In any case, it worked: he did start wanting to come along and now, at the age of 8, he’s a season ticket holder with me in the West Stand. We make the long journey by train, we have fun on the way, meet up with friends for lunch, watch the game, and then relax again on the train home. By that stage, the effects of a long day’s travelling and socialising can be taking their toll, but he usually wakes me up when we get to Liverpool Street.
But – that question again – why? Why was I so determined to bring another sacrificial lamb to the altar of underachievement? Is Ipswich the background music to my life, a comfort blanket that I wanted my offspring to grasp so that he can carry it for me when I’m too old and bewildered to remember the full name of Eric
Lazenby-Gates? Is it something that provides reassurances just because it’s there? If so, all well and good, but couldn’t I have kept it to myself?
I think the answer is that it’s more. It’s about maintaining a family tradition, but not just for it’s own sake – it’s because there is something about Ipswich Town as a club, as an entity, that can – in amongst all the frustration – bring moments of great joy and community. One of the things that always impressed me as a child about matchdays was that, no matter how mundane the fixture, the game was always, unquestionably, the most exciting and important thing happening in Ipswich that day. And in that way it brought people together and was a force for good.
There are many other football clubs whose fans would say exactly the same, and they’d be right too. Change, like death, taxes and the UK’s annual poor showing at Eurovision, is inevitable. Over time, players, managers, kits and even the physical structure of the ground itself are altered until they’re almost unrecognisable from those you grew up with. But something remains at the heart of the club that transcends all this. It’s the fans, basically – the togetherness, the humour, even the traditional Portman Road moaning – that make our club a special one: and that’s why we want to hand it on to our kids. We’re not only giving them a gift, we’re preparing the way for them to take their own turns at its stewardship, just by being there.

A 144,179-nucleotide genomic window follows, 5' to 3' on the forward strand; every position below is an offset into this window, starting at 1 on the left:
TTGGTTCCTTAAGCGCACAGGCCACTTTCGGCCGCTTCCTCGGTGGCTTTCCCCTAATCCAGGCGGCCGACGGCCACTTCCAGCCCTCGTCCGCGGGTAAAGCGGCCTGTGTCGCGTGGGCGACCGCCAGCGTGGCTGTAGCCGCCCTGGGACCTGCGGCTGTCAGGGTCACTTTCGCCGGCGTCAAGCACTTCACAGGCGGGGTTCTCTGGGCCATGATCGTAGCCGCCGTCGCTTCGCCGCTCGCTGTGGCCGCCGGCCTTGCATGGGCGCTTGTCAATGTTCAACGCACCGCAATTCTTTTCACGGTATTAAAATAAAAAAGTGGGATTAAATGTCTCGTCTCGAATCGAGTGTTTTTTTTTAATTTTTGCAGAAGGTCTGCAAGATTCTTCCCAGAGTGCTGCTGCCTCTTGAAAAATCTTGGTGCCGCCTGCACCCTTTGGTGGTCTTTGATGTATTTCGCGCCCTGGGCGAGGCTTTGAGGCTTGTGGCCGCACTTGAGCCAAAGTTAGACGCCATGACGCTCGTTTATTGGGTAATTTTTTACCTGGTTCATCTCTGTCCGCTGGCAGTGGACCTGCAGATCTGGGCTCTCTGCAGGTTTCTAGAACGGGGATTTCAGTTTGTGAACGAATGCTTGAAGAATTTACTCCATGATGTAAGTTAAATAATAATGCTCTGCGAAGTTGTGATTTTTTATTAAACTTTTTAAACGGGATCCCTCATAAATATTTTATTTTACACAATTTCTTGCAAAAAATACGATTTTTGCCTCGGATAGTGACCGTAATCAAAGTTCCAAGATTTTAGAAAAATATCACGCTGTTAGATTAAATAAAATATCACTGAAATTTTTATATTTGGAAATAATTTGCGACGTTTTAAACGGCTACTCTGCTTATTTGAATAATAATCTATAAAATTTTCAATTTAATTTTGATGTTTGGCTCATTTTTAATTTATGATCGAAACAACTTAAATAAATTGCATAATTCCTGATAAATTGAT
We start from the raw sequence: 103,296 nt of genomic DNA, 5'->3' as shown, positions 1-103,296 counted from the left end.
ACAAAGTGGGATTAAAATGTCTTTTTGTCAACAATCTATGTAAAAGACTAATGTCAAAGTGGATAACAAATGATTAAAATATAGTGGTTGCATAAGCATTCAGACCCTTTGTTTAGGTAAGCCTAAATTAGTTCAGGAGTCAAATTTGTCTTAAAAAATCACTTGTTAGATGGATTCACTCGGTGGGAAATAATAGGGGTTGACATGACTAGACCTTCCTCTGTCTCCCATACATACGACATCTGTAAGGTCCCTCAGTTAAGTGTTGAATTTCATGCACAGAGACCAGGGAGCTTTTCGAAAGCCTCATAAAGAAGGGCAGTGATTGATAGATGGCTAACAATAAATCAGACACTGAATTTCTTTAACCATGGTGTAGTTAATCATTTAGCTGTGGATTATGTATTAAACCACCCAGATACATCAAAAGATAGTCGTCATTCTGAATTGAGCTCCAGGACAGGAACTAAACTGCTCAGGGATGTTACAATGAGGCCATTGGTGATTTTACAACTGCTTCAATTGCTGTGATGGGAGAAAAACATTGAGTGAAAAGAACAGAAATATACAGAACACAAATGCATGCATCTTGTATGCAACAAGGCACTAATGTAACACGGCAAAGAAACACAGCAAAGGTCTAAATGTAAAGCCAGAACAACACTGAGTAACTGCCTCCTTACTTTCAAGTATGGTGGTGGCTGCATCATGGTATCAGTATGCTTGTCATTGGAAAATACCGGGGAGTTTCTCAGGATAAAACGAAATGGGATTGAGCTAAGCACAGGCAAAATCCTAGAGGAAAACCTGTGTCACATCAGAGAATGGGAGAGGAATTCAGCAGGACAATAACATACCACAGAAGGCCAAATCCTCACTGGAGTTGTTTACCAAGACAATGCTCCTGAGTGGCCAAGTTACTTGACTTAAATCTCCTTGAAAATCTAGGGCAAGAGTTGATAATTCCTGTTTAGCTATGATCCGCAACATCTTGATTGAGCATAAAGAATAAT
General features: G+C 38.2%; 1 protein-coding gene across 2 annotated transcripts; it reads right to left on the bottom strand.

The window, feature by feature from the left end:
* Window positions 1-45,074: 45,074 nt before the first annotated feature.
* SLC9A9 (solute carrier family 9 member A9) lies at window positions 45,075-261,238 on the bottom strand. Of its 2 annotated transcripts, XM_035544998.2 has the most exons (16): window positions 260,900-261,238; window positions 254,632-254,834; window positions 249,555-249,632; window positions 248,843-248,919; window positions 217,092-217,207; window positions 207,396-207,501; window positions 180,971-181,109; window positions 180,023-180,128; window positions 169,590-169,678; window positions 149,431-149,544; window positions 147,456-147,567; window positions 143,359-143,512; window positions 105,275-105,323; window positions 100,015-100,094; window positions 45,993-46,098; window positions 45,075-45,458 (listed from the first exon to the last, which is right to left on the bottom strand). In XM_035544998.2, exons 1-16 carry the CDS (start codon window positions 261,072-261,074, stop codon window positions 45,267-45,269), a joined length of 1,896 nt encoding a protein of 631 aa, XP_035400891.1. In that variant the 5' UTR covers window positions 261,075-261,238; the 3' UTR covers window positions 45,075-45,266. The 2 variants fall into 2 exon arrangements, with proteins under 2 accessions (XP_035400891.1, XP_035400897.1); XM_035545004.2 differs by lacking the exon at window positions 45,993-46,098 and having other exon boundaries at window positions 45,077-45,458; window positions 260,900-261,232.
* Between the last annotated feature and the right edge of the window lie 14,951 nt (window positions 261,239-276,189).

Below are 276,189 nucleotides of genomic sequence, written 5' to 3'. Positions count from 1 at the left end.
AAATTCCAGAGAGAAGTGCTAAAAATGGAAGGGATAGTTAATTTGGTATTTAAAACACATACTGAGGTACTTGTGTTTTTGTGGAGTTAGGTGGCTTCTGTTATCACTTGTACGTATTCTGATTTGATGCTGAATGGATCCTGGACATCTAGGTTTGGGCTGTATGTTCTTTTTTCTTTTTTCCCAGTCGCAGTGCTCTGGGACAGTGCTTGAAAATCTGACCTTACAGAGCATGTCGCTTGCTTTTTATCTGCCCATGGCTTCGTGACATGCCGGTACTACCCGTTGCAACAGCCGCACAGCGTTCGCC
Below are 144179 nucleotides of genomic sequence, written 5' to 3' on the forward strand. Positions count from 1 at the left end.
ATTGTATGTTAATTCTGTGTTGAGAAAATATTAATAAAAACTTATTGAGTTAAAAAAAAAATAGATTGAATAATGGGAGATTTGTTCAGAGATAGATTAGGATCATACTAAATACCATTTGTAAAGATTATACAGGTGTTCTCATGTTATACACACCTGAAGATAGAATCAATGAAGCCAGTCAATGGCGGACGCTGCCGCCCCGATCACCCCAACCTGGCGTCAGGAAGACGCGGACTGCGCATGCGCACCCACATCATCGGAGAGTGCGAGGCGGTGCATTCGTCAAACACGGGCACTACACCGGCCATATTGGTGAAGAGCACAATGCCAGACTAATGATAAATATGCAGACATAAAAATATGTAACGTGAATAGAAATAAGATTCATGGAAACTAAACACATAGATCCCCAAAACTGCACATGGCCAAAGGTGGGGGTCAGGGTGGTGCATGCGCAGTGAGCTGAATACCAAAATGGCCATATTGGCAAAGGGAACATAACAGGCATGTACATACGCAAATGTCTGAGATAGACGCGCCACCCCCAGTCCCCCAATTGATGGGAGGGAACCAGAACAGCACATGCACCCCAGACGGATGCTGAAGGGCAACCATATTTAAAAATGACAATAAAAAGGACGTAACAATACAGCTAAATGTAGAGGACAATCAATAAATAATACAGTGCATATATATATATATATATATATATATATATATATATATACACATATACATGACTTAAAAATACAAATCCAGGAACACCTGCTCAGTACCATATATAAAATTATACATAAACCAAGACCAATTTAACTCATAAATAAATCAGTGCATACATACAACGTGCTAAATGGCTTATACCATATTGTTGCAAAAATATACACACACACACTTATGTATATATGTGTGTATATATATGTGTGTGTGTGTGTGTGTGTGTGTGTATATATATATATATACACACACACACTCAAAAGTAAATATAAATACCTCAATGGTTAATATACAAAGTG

I’m not at all sure that Marcus Evans and Simon Clegg [This was first published a couple of years ago. – Ed.] get this. Their approach seems distant, a sort of “you let us get on with running the football club and we’ll paint the turnstiles occasionally so that you know we haven’t forgotten about you”, missing the point that we – like our parents and grandparents before us, and hopefully our children after us – are the football club. Clegg and Evans are people who happen to have functional roles for the moment, but one day they’ll be gone and we, the fans, will still be here.
But I think I can still justify my zealous approach to my son’s upbringing. That stuff that made me want to share it with him in the first place – the spirit of community – is still there. These days it’s not just in the pre-match pubs and in the ground itself, but it’s on Twitter and the message boards too, and is all the more fun for that.
This isn’t, then, about tradition for its own sake. It’s not like the outraged howls of protest at proposed changes to the Radio 4 schedule, made by people who never listen to Radio 4. It’s not just sitting in your favourite seat on the bus to work. It’s worth preserving because Ipswich Town stands for something. It’s up to us to do that preservation and right now it feels like we’re doing it in spite of the owner and the Chief Exec, rather than with them.
My uncle remained a season ticket holder in the West Stand until he died last November. On the day after his funeral, Town threw away their game against Reading in spectacularly slack and incompetent style, turning a 2-1 injury-time lead into a 2-3 defeat. Leaving the ground, my mind still laden with the grief of the previous day’s events, I was furious, feeling an irrational but unavoidable sense of affront at what I’d just seen from Town, in addition to the obvious annoyance that we all shared. Muttering to myself in fury, I heard my son’s voice cutting
through the discontented hubbub. “Never mind, Dad”, he said. “It was good to see Josh Carson score for us, wasn’t it?”
Without meaning to, he’d pulled me round in an instant, from a rapidly darkening mental state to a realisation that actually, yes, if we can only see the world through a child’s eyes then there is always something to take comfort in, whether it’s seeing your favourite player scoring or simply that there’s another game next week. When it comes to ITFC I’ve got big concerns about the present, but I’m learning to put my faith in the future.